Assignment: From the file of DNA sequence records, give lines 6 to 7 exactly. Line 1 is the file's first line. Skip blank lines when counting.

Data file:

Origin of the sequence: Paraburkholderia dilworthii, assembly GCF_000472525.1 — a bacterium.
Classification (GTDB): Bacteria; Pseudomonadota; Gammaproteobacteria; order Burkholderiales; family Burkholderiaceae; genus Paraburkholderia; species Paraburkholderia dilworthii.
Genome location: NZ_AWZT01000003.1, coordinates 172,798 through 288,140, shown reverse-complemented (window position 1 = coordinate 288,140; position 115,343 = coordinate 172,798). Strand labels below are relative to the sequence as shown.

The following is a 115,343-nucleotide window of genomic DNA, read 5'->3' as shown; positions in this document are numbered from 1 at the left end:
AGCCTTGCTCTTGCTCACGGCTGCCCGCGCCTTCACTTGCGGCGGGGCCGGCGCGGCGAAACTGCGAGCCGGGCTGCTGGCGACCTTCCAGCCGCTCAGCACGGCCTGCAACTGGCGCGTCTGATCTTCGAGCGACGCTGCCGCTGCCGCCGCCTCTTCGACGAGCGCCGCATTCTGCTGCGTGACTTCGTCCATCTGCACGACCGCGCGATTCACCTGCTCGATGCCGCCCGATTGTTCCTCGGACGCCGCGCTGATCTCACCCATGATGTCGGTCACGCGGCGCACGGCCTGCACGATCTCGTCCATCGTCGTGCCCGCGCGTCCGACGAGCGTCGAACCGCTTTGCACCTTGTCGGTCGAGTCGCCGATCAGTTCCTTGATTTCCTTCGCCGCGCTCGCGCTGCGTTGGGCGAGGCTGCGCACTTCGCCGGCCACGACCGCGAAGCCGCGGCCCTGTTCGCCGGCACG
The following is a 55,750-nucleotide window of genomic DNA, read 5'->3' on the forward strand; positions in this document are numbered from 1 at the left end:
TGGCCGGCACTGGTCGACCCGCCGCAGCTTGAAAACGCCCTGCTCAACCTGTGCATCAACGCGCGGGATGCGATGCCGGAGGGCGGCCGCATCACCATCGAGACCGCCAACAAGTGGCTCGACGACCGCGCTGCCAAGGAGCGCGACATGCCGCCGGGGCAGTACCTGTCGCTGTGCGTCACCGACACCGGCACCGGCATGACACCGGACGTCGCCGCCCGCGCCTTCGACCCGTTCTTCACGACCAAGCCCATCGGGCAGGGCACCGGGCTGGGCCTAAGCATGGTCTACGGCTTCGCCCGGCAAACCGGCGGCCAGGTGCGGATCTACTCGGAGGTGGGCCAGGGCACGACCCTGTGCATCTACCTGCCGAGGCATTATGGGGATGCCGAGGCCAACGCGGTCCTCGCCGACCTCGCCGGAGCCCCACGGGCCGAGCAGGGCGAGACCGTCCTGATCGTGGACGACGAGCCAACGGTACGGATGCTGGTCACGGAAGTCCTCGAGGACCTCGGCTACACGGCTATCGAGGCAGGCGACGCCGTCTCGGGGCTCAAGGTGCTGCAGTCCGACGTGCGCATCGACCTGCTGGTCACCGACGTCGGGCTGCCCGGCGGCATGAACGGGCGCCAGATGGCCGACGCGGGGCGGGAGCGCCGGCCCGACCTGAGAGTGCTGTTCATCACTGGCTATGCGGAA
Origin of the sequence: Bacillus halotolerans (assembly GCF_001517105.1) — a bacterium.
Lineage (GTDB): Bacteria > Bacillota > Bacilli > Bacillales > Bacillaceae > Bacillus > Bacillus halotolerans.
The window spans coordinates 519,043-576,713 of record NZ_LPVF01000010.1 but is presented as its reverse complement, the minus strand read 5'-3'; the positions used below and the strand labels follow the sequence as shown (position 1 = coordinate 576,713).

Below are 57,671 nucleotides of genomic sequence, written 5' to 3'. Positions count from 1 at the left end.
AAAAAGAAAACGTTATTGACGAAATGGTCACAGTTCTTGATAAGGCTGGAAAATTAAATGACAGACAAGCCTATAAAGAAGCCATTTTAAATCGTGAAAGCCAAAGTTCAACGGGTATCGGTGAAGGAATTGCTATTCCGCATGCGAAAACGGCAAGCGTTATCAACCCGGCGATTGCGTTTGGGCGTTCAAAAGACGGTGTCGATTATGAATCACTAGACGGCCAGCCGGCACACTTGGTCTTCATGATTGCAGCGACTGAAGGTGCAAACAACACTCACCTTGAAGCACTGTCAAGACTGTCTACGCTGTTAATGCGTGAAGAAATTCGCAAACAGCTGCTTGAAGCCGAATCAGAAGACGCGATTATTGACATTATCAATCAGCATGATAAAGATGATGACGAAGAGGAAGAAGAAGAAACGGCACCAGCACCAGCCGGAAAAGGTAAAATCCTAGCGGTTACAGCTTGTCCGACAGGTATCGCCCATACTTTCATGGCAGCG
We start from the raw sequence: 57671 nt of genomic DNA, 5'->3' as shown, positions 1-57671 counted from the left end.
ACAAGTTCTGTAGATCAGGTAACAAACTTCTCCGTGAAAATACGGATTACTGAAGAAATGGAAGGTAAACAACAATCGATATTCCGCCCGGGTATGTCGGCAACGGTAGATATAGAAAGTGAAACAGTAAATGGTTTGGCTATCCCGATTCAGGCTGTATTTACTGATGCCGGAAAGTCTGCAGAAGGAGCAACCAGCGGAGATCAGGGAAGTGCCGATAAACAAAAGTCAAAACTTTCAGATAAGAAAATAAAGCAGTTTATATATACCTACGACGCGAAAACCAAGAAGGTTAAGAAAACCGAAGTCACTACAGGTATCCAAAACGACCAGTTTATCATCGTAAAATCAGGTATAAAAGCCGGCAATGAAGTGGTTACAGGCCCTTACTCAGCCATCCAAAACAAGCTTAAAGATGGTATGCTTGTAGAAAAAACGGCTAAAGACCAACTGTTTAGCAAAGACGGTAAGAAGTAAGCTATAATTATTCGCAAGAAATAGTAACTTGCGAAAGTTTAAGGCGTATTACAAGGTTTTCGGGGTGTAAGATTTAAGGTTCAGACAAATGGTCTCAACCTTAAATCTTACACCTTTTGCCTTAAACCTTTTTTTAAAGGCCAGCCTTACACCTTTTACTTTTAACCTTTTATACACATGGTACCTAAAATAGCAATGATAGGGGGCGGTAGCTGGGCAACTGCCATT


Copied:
The following is a 55,750-nucleotide window of genomic DNA, read 5'->3' on the forward strand; positions in this document are numbered from 1 at the left end:
TGGCCGGCACTGGTCGACCCGCCGCAGCTTGAAAACGCCCTGCTCAACCTGTGCATCAACGCGCGGGATGCGATGCCGGAGGGCGGCCGCATCACCATCGAGACCGCCAACAAGTGGCTCGACGACCGCGCTGCCAAGGAGCGCGACATGCCGCCGGGGCAGTACCTGTCGCTGTGCGTCACCGACACCGGCACCGGCATGACACCGGACGTCGCCGCCCGCGCCTTCGACCCGTTCTTCACGACCAAGCCCATCGGGCAGGGCACCGGGCTGGGCCTAAGCATGGTCTACGGCTTCGCCCGGCAAACCGGCGGCCAGGTGCGGATCTACTCGGAGGTGGGCCAGGGCACGACCCTGTGCATCTACCTGCCGAGGCATTATGGGGATGCCGAGGCCAACGCGGTCCTCGCCGACCTCGCCGGAGCCCCACGGGCCGAGCAGGGCGAGACCGTCCTGATCGTGGACGACGAGCCAACGGTACGGATGCTGGTCACGGAAGTCCTCGAGGACCTCGGCTACACGGCTATCGAGGCAGGCGACGCCGTCTCGGGGCTCAAGGTGCTGCAGTCCGACGTGCGCATCGACCTGCTGGTCACCGACGTCGGGCTGCCCGGCGGCATGAACGGGCGCCAGATGGCCGACGCGGGGCGGGAGCGCCGGCCCGACCTGAGAGTGCTGTTCATCACTGGCTATGCGGAA